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 Post subject: Re: Sin and punishment in the wartime years
PostPosted: 17 May 2017, 11:42 
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Alison H wrote:
I think EBD ties herself in knots over the issue of parenting, as well. Emerence and Rolf's disobedience is blamed on bad parenting. ...
I don't think that bad behaviour is necessarily a result of poor parenting, but EBD usually insists that it is, and maybe that's partly why we get all this guilt and sin stuff with Sybil and Margot - she didn't want to suggest that Madge or Joey had done anything wrong, so it all had to be to do with their intrinsic natures. Does that make any sense?!


It makes perfect sense. But is it also because she didn't want to face the paradox of why one child would 'go bad' while the others are well behaved? It is any coincidence that Rolf and Emerence are only children so she doesn't need to answer that question? :D

There are plenty of real life incidences of one child 'going bad' while the siblings are well behaved etc. And often the parents blame themselves - but it brings up the question of 'if it was only parenting to blame, then how come the other kids are fine?'

It must therefore be other factors and she chose an intrinsically 'bad' nature. Whereas today we would be more likely to blame external factors e.g. got involved with a bad crowd, got tricked into carrying drugs etc.

Of course it comes down to personal responsibility. I would argue both Margot and Deira should have been held more personally responsible while Sybil was careless and foolish than cruel.

Both Margot and Deira knew darn well throwing a block of wood at someone's head is going to cause an injury, while Sybil really had no idea what damage she would cause.

But I have a soft spot for Sybil. I actually wrote a drabble which 'uncovers the truth'. Sybil goes to a therapist who encourages her to unblock her mind to what happened that day and we find out who is really to blame :o

Cheers,
Joyce

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 Post subject: Re: Sin and punishment in the wartime years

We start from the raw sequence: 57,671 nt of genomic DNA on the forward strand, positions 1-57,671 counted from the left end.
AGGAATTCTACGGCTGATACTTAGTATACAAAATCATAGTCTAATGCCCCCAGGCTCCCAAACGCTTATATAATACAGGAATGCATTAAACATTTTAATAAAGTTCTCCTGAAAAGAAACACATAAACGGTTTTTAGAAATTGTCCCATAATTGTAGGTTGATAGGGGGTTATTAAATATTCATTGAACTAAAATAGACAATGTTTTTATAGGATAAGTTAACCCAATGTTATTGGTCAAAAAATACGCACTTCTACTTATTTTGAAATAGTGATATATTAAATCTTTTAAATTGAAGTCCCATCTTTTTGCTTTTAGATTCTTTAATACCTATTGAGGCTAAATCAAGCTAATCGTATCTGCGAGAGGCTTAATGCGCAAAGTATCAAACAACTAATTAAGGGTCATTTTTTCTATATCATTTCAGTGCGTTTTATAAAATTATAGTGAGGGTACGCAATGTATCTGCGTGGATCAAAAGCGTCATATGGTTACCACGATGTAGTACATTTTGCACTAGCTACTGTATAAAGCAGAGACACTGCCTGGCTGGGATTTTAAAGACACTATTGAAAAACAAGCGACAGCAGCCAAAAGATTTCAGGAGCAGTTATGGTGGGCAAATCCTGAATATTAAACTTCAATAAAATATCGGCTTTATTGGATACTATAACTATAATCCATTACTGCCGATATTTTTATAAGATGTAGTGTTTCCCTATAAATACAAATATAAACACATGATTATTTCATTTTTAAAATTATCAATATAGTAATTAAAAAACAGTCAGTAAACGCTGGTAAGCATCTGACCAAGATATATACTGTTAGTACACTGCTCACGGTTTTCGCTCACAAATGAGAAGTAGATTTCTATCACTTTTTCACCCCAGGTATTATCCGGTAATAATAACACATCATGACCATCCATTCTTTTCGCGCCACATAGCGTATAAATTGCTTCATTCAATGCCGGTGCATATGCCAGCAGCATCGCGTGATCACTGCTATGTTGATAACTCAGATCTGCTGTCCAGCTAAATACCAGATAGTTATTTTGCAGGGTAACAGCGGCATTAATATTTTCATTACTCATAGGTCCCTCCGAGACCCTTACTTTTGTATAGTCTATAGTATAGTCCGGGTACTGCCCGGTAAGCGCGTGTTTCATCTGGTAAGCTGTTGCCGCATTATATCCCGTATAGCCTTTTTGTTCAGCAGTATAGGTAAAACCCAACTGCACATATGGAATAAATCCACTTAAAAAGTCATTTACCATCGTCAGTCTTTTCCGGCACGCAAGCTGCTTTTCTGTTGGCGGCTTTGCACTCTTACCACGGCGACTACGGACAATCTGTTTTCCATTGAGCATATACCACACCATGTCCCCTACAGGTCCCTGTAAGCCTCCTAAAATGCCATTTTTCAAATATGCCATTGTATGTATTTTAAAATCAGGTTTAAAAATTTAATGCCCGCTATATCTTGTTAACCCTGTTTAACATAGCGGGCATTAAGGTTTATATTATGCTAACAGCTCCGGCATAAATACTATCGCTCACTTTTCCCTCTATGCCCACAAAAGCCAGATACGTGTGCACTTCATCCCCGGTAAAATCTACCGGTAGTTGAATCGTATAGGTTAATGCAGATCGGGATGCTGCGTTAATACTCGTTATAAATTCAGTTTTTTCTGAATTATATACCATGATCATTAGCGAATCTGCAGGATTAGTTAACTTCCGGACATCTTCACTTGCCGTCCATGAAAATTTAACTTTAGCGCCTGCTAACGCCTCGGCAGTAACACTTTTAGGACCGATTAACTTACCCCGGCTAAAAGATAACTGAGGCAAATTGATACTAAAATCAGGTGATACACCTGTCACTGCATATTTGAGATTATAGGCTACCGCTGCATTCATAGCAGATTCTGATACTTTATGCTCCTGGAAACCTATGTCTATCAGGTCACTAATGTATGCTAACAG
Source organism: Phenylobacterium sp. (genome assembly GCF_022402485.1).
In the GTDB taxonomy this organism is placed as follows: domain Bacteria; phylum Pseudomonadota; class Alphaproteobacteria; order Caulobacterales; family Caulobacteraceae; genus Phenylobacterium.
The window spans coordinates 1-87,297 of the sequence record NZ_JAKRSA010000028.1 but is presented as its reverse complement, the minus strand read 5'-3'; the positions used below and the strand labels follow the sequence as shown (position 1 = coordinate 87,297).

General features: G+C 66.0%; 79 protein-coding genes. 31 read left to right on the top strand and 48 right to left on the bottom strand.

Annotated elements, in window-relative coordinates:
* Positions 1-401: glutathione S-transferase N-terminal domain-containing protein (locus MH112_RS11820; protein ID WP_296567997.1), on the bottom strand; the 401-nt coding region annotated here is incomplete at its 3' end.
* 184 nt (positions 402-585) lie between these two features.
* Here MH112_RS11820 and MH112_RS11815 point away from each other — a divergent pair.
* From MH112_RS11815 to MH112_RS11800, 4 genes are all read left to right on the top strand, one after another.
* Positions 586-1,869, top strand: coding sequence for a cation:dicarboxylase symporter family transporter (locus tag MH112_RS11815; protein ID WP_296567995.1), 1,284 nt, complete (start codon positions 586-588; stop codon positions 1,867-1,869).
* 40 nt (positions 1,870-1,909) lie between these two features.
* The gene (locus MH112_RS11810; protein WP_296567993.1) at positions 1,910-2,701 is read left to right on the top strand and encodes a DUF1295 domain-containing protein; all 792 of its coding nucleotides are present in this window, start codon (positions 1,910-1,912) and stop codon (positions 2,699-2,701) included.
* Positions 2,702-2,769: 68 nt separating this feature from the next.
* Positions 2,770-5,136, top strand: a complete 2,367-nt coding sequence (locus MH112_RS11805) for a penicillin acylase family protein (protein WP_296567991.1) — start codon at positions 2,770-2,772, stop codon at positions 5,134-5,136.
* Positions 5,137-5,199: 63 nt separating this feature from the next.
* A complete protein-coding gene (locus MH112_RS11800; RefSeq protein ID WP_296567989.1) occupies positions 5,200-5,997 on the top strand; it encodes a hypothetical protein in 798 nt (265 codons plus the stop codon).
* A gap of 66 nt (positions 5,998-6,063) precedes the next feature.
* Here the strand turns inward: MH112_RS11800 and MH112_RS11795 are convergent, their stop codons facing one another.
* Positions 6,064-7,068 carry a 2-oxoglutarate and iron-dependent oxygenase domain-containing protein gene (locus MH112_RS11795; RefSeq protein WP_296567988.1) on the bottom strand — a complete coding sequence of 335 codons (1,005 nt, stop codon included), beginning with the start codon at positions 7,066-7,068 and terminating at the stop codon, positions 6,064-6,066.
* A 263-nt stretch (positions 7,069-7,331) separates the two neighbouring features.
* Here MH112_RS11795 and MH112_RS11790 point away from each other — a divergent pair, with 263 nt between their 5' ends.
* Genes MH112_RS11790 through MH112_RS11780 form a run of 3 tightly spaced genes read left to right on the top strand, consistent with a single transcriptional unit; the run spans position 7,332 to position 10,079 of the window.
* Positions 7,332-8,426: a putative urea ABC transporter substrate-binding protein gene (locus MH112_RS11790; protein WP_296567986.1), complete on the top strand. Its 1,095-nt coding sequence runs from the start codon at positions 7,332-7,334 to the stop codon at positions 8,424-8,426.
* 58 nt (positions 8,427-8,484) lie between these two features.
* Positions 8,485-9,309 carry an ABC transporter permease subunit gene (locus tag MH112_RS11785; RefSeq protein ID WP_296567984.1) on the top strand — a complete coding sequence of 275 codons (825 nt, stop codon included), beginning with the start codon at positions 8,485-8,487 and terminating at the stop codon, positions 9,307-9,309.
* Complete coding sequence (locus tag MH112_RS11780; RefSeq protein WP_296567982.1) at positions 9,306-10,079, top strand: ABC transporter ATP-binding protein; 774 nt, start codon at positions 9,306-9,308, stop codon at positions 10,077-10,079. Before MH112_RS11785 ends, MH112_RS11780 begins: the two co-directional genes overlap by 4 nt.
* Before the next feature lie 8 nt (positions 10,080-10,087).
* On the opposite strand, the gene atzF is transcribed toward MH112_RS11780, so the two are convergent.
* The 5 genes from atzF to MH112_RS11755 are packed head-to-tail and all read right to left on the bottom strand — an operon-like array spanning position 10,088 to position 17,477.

PostPosted: 17 May 2017, 11:57 
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Can't manage quotes from the ipad, but isn't Joyce's comment like the"good-enough parent" theory?

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 Post subject: Re: Sin and punishment in the wartime years
PostPosted: 17 May 2017, 12:26 
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I think it must have been such a strain for Sybil to live with the huge amount of guilt she must have felt. We never hear of her being anything but perfect in all the books which followed. No human being is perfect so she must have been keeping her true feelings under wraps.

With Margot and all the talk about her devil, did she become a nun because she thought she was so bad this was the only way she could be redeemed?

Going back to Sybil, it mentions in earlier books she used to say that she and David belonged whilst the Bettanys were only cousins. This does not seem like the action of an assured, confident person - albeit Sybil was only a child. Maybe in some ways she felt the outsider. The Bettanys were a unit of four with Peggy and Bride being very close. David does not seem to have cared so maybe Sybil felt out on a limb.

EBD cared a lot about religion and it could all be tied in with this and what had happened in her own life. Maybe EBD was trying to make sense of her own guilty feelings about something she had done?!!

Edited to add - This also replying to Joyce, and Alison's original post.


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 Post subject: Re: Sin and punishment in the wartime years
PostPosted: 17 May 2017, 15:01 
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Joyce wrote:
Alison H wrote:
I actually wrote a drabble which 'uncovers the truth'. Sybil goes to a therapist who encourages her to unblock her mind to what happened that day and we find out who is really to blame :o

Cheers,
Joyce

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 Post subject: Re: Sin and punishment in the wartime years
PostPosted: 17 May 2017, 22:00